It is no secret that some sports agents will do whatever they can to establish a good, working relationship with college football players. That has led to a rash of violations of NCAA rules over the years, and those infractions have become increasingly more exposed with the 24-hour news cycle we constantly live in. College athletics administrators are always on the job to find ways to prevent this problem from growing and polluting the college game, and now they have the support of the some sports agents looking to keep the business clean.
According to the Associated Press, officials at 65 schools have co-signed a memo addressed to a committee that will meet later this month to discuss the Uniform Athlete Agents Act. The group is seeking to have the act broadened to include agents, runners, financial advisers, marketers or anyone who may exchange gifts or benefits that would normally result in a player being ineligible under NCAA rules. In addition, the group is hoping to see fines increased, tougher registration processes and more.
“As we’ve seen over the years, there are a decent number of people out there that don’t play by the rules,” said Paul Pogge, an associate athletic director at North Carolina. “The more entities and individuals we can have working together to protect the student-athletes, the institutions and the professional representatives who do play by the rules, I think that benefits all of us.”
So, who signed the memo? You can see the full list here, but it does include names like Notre Dame’s Jack Swarbrick, Florida’s Jeremy Foley and Arkansas’ Jeff Long.
One of the most consistent pieces of Wisconsin’s passing attack, such as it is, will be on the shelf for the foreseeable future.
A UW official confirmed to madison.com that Austin Traylor sustained a right-arm injury in Saturday’s loss to Iowa. As a result, the tight end will be sidelined for the rather broad period of 4-8 weeks.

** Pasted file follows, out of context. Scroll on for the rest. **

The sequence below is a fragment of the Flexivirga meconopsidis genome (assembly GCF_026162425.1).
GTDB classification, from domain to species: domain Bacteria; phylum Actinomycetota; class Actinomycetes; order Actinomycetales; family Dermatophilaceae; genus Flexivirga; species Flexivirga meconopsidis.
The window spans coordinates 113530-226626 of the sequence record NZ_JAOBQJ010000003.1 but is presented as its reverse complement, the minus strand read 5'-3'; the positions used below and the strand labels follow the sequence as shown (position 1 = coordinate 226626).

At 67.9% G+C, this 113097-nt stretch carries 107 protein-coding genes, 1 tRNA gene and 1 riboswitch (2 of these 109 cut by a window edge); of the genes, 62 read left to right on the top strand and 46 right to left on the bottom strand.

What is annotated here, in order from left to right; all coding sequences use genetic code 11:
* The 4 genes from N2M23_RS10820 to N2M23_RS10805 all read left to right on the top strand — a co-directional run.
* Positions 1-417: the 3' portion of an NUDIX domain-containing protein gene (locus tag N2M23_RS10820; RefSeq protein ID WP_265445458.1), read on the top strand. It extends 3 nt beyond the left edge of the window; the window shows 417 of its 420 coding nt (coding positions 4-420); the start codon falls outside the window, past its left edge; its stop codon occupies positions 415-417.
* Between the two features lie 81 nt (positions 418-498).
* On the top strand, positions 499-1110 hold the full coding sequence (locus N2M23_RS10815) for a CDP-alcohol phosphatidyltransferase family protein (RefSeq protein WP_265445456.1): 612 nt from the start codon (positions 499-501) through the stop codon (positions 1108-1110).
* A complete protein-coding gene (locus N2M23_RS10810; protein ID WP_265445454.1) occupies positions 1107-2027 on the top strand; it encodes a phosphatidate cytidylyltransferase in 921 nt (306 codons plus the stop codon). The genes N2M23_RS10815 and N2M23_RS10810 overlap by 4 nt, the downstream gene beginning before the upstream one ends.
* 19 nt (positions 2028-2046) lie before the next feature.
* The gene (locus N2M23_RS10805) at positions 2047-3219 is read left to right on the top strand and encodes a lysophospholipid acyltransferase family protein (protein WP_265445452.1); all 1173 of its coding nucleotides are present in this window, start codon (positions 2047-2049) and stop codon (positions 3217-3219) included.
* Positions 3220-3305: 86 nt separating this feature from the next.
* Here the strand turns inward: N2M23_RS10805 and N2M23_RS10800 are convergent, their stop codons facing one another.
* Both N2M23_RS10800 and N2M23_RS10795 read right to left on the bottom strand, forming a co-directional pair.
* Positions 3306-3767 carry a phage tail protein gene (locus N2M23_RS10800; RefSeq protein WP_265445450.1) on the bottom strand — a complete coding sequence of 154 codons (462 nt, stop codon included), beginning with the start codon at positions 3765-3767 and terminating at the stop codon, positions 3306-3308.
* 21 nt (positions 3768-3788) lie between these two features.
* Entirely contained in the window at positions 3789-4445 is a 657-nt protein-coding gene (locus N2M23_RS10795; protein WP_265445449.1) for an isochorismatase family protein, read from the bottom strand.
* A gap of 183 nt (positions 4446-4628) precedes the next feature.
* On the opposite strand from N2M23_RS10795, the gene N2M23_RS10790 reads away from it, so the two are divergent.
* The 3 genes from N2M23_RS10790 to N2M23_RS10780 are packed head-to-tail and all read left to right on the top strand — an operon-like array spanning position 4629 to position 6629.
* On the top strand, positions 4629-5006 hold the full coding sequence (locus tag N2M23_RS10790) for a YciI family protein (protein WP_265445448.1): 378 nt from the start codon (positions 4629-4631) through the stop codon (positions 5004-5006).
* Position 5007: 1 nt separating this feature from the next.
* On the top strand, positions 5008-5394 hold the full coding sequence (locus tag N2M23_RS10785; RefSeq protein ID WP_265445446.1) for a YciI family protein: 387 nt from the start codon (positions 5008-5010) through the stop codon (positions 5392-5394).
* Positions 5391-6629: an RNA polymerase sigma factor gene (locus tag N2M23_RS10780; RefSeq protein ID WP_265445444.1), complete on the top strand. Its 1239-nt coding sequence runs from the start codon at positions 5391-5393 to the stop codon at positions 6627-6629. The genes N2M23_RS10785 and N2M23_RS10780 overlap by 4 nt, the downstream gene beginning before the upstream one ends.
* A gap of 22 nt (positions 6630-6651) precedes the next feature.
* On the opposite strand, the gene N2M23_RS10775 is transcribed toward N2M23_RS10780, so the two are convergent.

At best, Traylor could return for the Nov. 7 game against Maryland after missing contests with Nebraska, Purdue, Illinois and Rutgers. At worst, he’d miss the remainder of the regular season, but could return for a bowl game, and perhaps the Big Ten championship game if the Badgers were to earn another berth.
Because he’s already played in five games this season, Traylor would not be eligible for a medical hardship waiver if he were to miss the remainder of the year.
Traylor is tied for the team lead in receiving touchdowns with three while his 15.6 yards per reception is tops on the team. He’s third in receiving yards with 156 and tied for fourth with 10 receptions.
With each passing day, it appears Miami won’t be able to avoid one of the most talented and productive running backs in the country.
Thursday, Dalvin Cook returned to practice for the first time this week. Cook suffered a hamstring injury in the first quarter of Florida State’s win over Wake Forest this past Saturday, and had spent the previous two days of practice riding a bicycle while the rest of his teammates prepped for the in-state and conference rivalry game against The U this Saturday.
The Palm Beach Post wrote that Cook showed “no signs” of the hamstring injury that had some worried about his availability in Week 6.
Head coach Jimbo Fisher, who said Wednesday he doesn’t “ever count Dalvin out” because of his healing ability, will meet with reporters later this evening and could address Cook’s status for the weekend then. Or, he could play to keep the Hurricanes guessing, even as most assume the All-ACC back will be on the field.
Cook is far and away FSU’s leading rusher, with his 142.5 yards per game good for eight in the country and his six rushing touchdowns tied for 20th.